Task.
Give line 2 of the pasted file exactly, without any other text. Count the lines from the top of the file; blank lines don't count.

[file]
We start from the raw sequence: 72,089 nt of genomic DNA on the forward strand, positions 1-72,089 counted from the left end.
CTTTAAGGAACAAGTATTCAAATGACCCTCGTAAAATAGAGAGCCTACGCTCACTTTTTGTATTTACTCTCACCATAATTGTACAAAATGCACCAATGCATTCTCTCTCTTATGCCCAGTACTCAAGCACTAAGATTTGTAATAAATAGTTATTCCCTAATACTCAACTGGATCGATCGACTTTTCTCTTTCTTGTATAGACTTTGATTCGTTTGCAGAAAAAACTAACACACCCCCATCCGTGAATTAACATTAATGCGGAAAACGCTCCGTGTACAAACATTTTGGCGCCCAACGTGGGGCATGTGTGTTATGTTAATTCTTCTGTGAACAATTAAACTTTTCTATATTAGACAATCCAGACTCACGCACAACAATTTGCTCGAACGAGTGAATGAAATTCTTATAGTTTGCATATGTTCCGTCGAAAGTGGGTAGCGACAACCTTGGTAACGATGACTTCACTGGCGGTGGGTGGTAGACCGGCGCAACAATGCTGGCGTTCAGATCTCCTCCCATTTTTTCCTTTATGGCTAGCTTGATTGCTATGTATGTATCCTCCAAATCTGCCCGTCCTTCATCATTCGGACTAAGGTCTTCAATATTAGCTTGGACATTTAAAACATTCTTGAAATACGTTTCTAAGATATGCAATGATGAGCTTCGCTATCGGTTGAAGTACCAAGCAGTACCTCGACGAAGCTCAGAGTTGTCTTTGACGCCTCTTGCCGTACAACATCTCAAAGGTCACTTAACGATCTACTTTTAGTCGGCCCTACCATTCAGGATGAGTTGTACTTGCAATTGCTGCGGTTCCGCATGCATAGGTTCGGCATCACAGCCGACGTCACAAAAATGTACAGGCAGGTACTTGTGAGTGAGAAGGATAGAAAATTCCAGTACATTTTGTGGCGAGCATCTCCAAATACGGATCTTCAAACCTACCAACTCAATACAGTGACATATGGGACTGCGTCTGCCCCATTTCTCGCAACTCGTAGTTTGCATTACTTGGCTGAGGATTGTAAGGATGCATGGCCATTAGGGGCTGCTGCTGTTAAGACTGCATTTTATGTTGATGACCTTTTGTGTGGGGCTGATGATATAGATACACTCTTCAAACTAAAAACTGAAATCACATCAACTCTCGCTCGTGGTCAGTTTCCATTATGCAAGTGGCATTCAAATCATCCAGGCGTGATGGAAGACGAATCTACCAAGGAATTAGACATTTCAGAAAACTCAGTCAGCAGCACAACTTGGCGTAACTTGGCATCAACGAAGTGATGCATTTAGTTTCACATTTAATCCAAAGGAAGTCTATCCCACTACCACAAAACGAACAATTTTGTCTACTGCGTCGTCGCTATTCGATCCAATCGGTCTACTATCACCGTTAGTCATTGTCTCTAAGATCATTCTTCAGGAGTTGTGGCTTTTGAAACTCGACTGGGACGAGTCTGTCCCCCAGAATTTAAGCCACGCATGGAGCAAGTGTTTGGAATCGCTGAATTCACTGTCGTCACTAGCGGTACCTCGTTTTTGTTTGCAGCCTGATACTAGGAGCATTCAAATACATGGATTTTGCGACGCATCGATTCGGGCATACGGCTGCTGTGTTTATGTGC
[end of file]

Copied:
CTTTAAGGAACAAGTATTCAAATGACCCTCGTAAAATAGAGAGCCTACGCTCACTTTTTGTATTTACTCTCACCATAATTGTACAAAATGCACCAATGCATTCTCTCTCTTATGCCCAGTACTCAAGCACTAAGATTTGTAATAAATAGTTATTCCCTAATACTCAACTGGATCGATCGACTTTTCTCTTTCTTGTATAGACTTTGATTCGTTTGCAGAAAAAACTAACACACCCCCATCCGTGAATTAACATTAATGCGGAAAACGCTCCGTGTACAAACATTTTGGCGCCCAACGTGGGGCATGTGTGTTATGTTAATTCTTCTGTGAACAATTAAACTTTTCTATATTAGACAATCCAGACTCACGCACAACAATTTGCTCGAACGAGTGAATGAAATTCTTATAGTTTGCATATGTTCCGTCGAAAGTGGGTAGCGACAACCTTGGTAACGATGACTTCACTGGCGGTGGGTGGTAGACCGGCGCAACAATGCTGGCGTTCAGATCTCCTCCCATTTTTTCCTTTATGGCTAGCTTGATTGCTATGTATGTATCCTCCAAATCTGCCCGTCCTTCATCATTCGGACTAAGGTCTTCAATATTAGCTTGGACATTTAAAACATTCTTGAAATACGTTTCTAAGATATGCAATGATGAGCTTCGCTATCGGTTGAAGTACCAAGCAGTACCTCGACGAAGCTCAGAGTTGTCTTTGACGCCTCTTGCCGTACAACATCTCAAAGGTCACTTAACGATCTACTTTTAGTCGGCCCTACCATTCAGGATGAGTTGTACTTGCAATTGCTGCGGTTCCGCATGCATAGGTTCGGCATCACAGCCGACGTCACAAAAATGTACAGGCAGGTACTTGTGAGTGAGAAGGATAGAAAATTCCAGTACATTTTGTGGCGAGCATCTCCAAATACGGATCTTCAAACCTACCAACTCAATACAGTGACATATGGGACTGCGTCTGCCCCATTTCTCGCAACTCGTAGTTTGCATTACTTGGCTGAGGATTGTAAGGATGCATGGCCATTAGGGGCTGCTGCTGTTAAGACTGCATTTTATGTTGATGACCTTTTGTGTGGGGCTGATGATATAGATACACTCTTCAAACTAAAAACTGAAATCACATCAACTCTCGCTCGTGGTCAGTTTCCATTATGCAAGTGGCATTCAAATCATCCAGGCGTGATGGAAGACGAATCTACCAAGGAATTAGACATTTCAGAAAACTCAGTCAGCAGCACAACTTGGCGTAACTTGGCATCAACGAAGTGATGCATTTAGTTTCACATTTAATCCAAAGGAAGTCTATCCCACTACCACAAAACGAACAATTTTGTCTACTGCGTCGTCGCTATTCGATCCAATCGGTCTACTATCACCGTTAGTCATTGTCTCTAAGATCATTCTTCAGGAGTTGTGGCTTTTGAAACTCGACTGGGACGAGTCTGTCCCCCAGAATTTAAGCCACGCATGGAGCAAGTGTTTGGAATCGCTGAATTCACTGTCGTCACTAGCGGTACCTCGTTTTTGTTTGCAGCCTGATACTAGGAGCATTCAAATACATGGATTTTGCGACGCATCGATTCGGGCATACGGCTGCTGTGTTTATGTGC